THURSDAY, April 2 — A hefty donation is en route to several local charities as city officials aim to protect some of Greater Lansing’s most vulnerable amid the COVID-19 pandemic.
The cities of East Lansing and Lansing announced plans today to donate up to $30,000 to support a regional homelessness support network. The cash will be split up between Holy Cross, Advent House Ministries, Haven House and other local charities to help the homeless.
“We cannot allow COVID-19 to spread throughout our most vulnerable population,” Lansing Mayor Andy Schor said today in a press release. “Lansing is proud to answer the call to assist our regional homeless population by providing dollars to ensure this work can be done.”
Today’s announcement follows a series of stories published in City Pulse on the topic. One published yesterday showed that local homeless shelters had reached capacity and were struggling to provide support for the more than two dozen people living outside in Lansing.
Lansing dedicated $20,000 from its “Basic Human Needs” fund; East Lansing pitched in $10,000 from its general fund. The cash will help the homeless community — particularly those without access to shelter — with necessary resources for hygiene and social distancing.
“We will continue to work closely with shelters to ensure that they have proper spacing and medical capacity,” Schor added. “And we will now also assist as shelters provide service and safety elements to those who are not or cannot be sheltered. I urge others throughout the region to join in supporting this cause to help prevent the spread of COVID-19.”
Michigan has tracked nearly 10,000 confirmed cases of coronavirus over the last three weeks. Concerns of transmission among the homeless are often exacerbated by crowded living quarters, extreme stress, inadequate health care and poor hygiene, nutrition and sleep.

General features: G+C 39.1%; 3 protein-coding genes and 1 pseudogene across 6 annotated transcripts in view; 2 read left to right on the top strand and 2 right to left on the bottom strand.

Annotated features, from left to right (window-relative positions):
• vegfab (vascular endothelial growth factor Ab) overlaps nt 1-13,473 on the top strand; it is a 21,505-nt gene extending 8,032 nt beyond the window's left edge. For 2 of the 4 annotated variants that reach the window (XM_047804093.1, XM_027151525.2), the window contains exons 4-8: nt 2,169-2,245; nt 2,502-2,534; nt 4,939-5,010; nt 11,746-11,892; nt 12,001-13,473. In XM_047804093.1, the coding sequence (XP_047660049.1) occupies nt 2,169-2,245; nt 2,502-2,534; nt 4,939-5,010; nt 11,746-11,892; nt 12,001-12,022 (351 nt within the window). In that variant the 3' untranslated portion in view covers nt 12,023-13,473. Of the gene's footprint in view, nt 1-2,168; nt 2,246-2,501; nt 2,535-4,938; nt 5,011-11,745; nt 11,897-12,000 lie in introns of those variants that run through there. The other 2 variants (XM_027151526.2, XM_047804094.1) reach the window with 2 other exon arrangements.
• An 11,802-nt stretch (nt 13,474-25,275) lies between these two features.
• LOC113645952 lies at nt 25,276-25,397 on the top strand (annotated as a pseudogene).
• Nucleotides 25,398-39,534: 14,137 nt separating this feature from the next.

While no COVID-19 cases have been confirmed among the homeless in Lansing, two local homeless people have been labeled with “presumptive positive” cases and have been quarantined at an unnamed hotel in Lansing until they can be tested for the disease.
Many local advocates fear that a surge of confirmed COVID-19 cases among the homeless is inevitable. And at least as of this week, options for shelter were running dry.
Homeless shelters in Greater Lansing were at their limit last week. The Rescue Mission’s shelter on Michigan Avenue was maxed out with 80 guests and isn’t accepting overnight stays until April 13, an effort that also mandates existing guests stay inside and isolated from others.
Officials at New Hope Community Center can sometimes find space as some of their 88 guests leave to find other places to stay, but officials expect those openings to be fewer and further between. Volunteers are working around the clock to find as much support as possible, in some cases putting people up in local hotels, but resources — and physical space — is still limited.
Hopes remain high for plans to launch a larger overflow space soon, including the possibility of using local hotels or other mostly vacant buildings in Lansing. Shelters are also being forced to lean more heavily on temporary staffing as the number of volunteers continues to dwindle.
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